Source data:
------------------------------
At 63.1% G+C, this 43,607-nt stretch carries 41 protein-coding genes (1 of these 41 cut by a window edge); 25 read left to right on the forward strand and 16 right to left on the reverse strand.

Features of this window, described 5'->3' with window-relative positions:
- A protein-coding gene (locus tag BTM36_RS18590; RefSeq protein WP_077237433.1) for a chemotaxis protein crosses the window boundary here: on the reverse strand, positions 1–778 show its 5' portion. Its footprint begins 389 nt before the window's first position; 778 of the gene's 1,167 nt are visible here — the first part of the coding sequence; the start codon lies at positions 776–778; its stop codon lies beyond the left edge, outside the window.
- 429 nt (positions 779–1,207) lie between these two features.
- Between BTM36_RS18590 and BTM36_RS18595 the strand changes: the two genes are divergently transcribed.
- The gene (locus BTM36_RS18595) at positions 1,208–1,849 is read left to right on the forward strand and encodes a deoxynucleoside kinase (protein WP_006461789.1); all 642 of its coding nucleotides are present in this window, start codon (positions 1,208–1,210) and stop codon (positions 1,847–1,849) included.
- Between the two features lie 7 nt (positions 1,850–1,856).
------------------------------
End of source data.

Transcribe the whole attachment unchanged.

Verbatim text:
At 63.1% G+C, this 43,607-nt stretch carries 41 protein-coding genes (1 of these 41 cut by a window edge); 25 read left to right on the forward strand and 16 right to left on the reverse strand.

Features of this window, described 5'->3' with window-relative positions:
- A protein-coding gene (locus tag BTM36_RS18590; RefSeq protein WP_077237433.1) for a chemotaxis protein crosses the window boundary here: on the reverse strand, positions 1–778 show its 5' portion. Its footprint begins 389 nt before the window's first position; 778 of the gene's 1,167 nt are visible here — the first part of the coding sequence; the start codon lies at positions 776–778; its stop codon lies beyond the left edge, outside the window.
- 429 nt (positions 779–1,207) lie between these two features.
- Between BTM36_RS18590 and BTM36_RS18595 the strand changes: the two genes are divergently transcribed.
- The gene (locus BTM36_RS18595) at positions 1,208–1,849 is read left to right on the forward strand and encodes a deoxynucleoside kinase (protein WP_006461789.1); all 642 of its coding nucleotides are present in this window, start codon (positions 1,208–1,210) and stop codon (positions 1,847–1,849) included.
- Between the two features lie 7 nt (positions 1,850–1,856).